Finally, the codes for all four 5-tuples are strung together into a code started by ";" and separated by ";" i.e.: ;DADDCRDAA;DAADDRDAAA;DAAADDCCRDAAAA;DAAAADDRDA This code he placed on alternate squares—the "F-squares" -- leaving the "E-squares" (those liable to erasure) empty. The final assembly of the code on the tape for the U-machine consists of placing two special symbols ("e") one after the other, then the code separated out on alternate squares, and lastly the double-colon symbol "::" (blanks shown here with "." for clarity): ee.;.D.A.D.D.C.R.D.A.A.;.D.A.A.D.D.R.D.A.A.A.;.D.A.A.A.D.D.C.C.R.D.A.A.A. A.;.D.A.A.A.A.D.D.R.D.A.::......

The U-machine's action-table (state-transition table) is responsible for decoding the symbols. Turing's action table keeps track of its place with markers "u", "v", "x", "y", "z" by placing them in "E-squares" to the right of "the marked symbol" -- for example, to mark the current instruction z is placed to the right of ";" x is keeping the place with respect to the current "m-configuration" DAA. The U-machine's action table will shuttle these symbols around (erasing them and placing them in different locations) as the computation progresses: ee.; .D.A.D.D.C.R.D.A.A. ; zD.A.AxD.D.R.D.A.A.A.;.D.A.A.A.D.D.C.C.R.D.A.A.A.A.;.D.A.A.A.A.D.D.R.D. A.::...... Turing's action-table for his U-machine is very involved. A number of other commentators (notably Penrose 1989) provide examples of ways to encode instructions for the Universal machine. As does Penrose, most commentators use only binary symbols i.e. only symbols { 0, 1 }, or { blank, mark | }. Penrose goes further and writes out his entire U-machine code (Penrose 1989:71–73). He asserts that it truly is a U-machine code, an enormous number that spans almost 2 full pages of 1's and 0's. For readers interested in simpler encodings for the Post-Turing machine the discussion of Davis in Steen (Steen 1980:251ff) may be useful.

Turing machine

An artistic representation of a Turing machine (Rules table not represented) A Turing machine is a device that manipulates symbols on a strip of tape according to a table of rules. Despite its simplicity, a Turing machine can be adapted to simulate the logic of any computer algorithm, and is particularly useful in explaining the functions of a CPU inside a computer. The "Turing" machine was described by Alan Turing in 1936,[1] who called it an "a(utomatic)-machine". The Turing machine is not intended as a practical computing technology, but rather as a hypothetical device representing a computing machine. Turing machines help computer scientists understand the limits of mechanical computation.

Turing gave a succinct definition of the experiment in his 1948 essay, "Intelligent Machinery". Referring to his 1936 publication, Turing wrote that the Turing machine, here called a Logical Computing Machine, consisted of: ...an infinite memory capacity obtained in the form of an infinite tape marked out into squares, on each of which a symbol could be printed. At any moment there is one symbol in the machine; it is called the scanned symbol. The machine can alter the scanned symbol and its behavior is in part determined by that symbol, but the symbols on the tape elsewhere do not affect the behaviour of the machine. However, the tape can be moved back and forth through the machine, this being one of the elementary operations of the machine. Any symbol on the tape may therefore eventually have an innings.[2] (Turing 1948, p. 61) A Turing machine that is able to simulate any other Turing machine is called a universal Turing machine (UTM, or simply a universal machine). A more mathematically-oriented definition with a similar "universal" nature was introduced by Alonzo Church, whose work on lambda calculus intertwined with Turing's in a formal theory of computation known as the Church–Turing thesis. The thesis states that Turing machines indeed capture the informal notion of effective method in logic and mathematics, and provide a precise definition of an algorithm or 'mechanical procedure'.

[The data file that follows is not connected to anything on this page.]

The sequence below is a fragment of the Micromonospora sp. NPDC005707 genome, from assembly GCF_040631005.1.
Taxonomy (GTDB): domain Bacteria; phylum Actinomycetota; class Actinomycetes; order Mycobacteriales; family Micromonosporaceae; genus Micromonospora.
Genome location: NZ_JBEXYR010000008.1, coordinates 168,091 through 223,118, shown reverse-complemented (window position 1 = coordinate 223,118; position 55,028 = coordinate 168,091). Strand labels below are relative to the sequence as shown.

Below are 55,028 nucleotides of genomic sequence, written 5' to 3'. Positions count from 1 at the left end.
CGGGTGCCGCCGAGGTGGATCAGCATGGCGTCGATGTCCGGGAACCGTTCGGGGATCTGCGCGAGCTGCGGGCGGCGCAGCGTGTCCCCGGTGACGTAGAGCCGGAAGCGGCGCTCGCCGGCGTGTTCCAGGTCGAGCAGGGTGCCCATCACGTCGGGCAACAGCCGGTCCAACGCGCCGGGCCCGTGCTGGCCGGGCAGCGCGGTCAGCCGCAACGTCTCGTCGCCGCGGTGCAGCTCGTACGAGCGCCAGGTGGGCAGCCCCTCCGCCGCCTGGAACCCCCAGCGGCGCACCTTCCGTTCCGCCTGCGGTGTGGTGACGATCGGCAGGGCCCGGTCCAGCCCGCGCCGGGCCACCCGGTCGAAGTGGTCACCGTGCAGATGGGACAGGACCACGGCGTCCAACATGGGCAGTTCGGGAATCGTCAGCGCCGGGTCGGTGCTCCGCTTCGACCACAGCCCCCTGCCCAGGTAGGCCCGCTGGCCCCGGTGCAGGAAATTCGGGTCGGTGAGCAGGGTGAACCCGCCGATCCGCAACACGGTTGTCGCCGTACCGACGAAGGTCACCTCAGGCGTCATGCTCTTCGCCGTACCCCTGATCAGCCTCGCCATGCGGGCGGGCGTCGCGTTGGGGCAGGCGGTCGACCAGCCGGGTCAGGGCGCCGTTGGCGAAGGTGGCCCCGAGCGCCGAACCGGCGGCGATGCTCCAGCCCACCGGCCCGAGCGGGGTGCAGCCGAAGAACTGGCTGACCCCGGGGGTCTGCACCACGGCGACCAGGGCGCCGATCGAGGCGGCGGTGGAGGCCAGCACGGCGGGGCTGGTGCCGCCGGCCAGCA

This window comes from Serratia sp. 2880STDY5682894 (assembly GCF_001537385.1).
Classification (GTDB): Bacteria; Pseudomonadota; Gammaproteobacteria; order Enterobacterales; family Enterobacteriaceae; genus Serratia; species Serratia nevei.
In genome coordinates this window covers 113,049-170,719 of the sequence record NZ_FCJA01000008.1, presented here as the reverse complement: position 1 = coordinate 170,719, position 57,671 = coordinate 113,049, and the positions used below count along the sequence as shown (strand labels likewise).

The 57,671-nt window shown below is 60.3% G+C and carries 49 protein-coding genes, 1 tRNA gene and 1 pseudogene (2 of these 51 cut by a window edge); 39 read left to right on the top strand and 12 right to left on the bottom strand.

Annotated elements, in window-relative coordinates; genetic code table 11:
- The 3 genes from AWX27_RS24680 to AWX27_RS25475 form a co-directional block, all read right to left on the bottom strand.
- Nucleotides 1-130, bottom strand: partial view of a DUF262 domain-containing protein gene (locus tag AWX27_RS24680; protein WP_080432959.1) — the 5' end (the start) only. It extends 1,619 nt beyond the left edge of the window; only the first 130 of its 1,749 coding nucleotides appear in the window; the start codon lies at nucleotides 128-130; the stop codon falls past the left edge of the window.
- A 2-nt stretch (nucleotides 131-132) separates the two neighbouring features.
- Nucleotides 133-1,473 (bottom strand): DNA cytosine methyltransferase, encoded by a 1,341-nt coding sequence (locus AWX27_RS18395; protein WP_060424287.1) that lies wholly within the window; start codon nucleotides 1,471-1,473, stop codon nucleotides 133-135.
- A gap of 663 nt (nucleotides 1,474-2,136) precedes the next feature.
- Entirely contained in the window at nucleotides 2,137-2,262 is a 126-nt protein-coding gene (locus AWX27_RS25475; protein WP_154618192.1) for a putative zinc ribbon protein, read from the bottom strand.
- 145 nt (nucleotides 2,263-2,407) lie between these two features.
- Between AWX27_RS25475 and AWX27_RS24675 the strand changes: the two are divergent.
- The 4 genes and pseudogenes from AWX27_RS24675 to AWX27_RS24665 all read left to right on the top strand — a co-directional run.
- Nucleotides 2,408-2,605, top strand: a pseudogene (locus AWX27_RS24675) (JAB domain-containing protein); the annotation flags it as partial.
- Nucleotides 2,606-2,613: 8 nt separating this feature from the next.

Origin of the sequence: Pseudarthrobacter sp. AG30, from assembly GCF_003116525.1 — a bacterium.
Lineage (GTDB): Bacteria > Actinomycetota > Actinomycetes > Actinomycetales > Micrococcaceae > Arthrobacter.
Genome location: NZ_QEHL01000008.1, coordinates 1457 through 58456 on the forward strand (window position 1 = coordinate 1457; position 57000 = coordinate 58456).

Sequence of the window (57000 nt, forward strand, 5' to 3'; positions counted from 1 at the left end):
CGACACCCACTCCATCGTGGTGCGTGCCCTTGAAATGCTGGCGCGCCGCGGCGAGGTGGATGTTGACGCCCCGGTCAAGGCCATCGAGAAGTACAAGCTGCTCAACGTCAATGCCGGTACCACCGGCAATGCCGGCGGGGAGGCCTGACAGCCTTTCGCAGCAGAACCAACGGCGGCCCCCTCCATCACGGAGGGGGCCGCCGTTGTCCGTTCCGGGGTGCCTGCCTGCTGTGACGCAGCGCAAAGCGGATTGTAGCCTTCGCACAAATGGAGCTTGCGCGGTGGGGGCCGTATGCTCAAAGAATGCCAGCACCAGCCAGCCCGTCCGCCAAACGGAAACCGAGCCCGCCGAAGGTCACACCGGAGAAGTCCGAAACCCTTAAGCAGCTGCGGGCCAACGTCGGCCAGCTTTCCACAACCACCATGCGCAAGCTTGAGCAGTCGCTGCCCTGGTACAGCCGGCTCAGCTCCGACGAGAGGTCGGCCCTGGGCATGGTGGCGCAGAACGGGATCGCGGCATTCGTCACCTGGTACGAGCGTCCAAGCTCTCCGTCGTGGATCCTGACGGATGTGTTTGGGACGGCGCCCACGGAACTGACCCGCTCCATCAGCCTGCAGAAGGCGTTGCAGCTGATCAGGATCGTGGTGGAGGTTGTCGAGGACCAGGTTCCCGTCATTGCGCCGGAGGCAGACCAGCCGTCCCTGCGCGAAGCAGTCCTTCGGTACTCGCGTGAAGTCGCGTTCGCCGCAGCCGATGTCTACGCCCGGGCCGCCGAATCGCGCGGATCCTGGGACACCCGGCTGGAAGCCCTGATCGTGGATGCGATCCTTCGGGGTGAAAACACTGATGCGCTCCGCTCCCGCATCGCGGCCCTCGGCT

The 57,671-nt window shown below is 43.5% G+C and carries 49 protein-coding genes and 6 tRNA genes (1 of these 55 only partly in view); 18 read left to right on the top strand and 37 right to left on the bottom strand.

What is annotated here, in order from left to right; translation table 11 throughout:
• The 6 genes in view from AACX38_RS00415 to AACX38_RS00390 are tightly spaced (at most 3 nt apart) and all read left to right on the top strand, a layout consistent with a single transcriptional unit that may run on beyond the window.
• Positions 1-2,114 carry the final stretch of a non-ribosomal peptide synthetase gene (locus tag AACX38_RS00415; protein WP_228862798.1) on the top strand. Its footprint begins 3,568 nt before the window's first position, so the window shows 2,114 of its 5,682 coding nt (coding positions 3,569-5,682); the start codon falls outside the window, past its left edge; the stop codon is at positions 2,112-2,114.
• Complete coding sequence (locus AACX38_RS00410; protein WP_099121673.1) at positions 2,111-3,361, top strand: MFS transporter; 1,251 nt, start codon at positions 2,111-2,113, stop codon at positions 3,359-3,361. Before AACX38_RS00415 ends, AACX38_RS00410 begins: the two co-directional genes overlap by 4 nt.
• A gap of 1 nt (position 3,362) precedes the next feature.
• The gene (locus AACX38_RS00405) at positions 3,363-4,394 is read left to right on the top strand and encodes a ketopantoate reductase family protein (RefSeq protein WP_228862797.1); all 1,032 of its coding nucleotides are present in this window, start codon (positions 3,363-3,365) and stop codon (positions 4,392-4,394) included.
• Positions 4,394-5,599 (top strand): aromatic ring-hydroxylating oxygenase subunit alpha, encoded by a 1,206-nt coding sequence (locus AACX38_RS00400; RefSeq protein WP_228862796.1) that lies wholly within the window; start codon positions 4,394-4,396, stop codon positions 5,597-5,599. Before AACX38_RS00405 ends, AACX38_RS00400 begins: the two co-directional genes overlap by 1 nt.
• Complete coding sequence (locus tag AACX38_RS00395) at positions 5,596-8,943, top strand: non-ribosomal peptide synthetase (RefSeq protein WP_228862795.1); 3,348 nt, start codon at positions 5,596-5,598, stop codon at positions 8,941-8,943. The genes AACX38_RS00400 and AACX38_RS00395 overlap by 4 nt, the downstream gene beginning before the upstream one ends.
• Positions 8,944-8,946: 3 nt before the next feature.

Informal description
For visualizations of Turing machines, see Turing machine gallery. The Turing machine mathematically models a machine that mechanically operates on a tape. On this tape are symbols which the machine can read and write, one at a time, using a tape head. Operation is fully determined by a finite set of elementary instructions such as "in state 42, if the symbol seen is 0, write a 1; if the symbol seen is 1, shift to the right, and change into state 17; in state 17, if the symbol seen is 0, write a 1 and change to state 6;" etc. In the original article ("On computable numbers, with an application to the Entscheidungsproblem", see also references below), Turing imagines not a mechanism, but a person whom he calls the "computer", who executes these deterministic mechanical rules slavishly (or as Turing puts it, "in a desultory manner").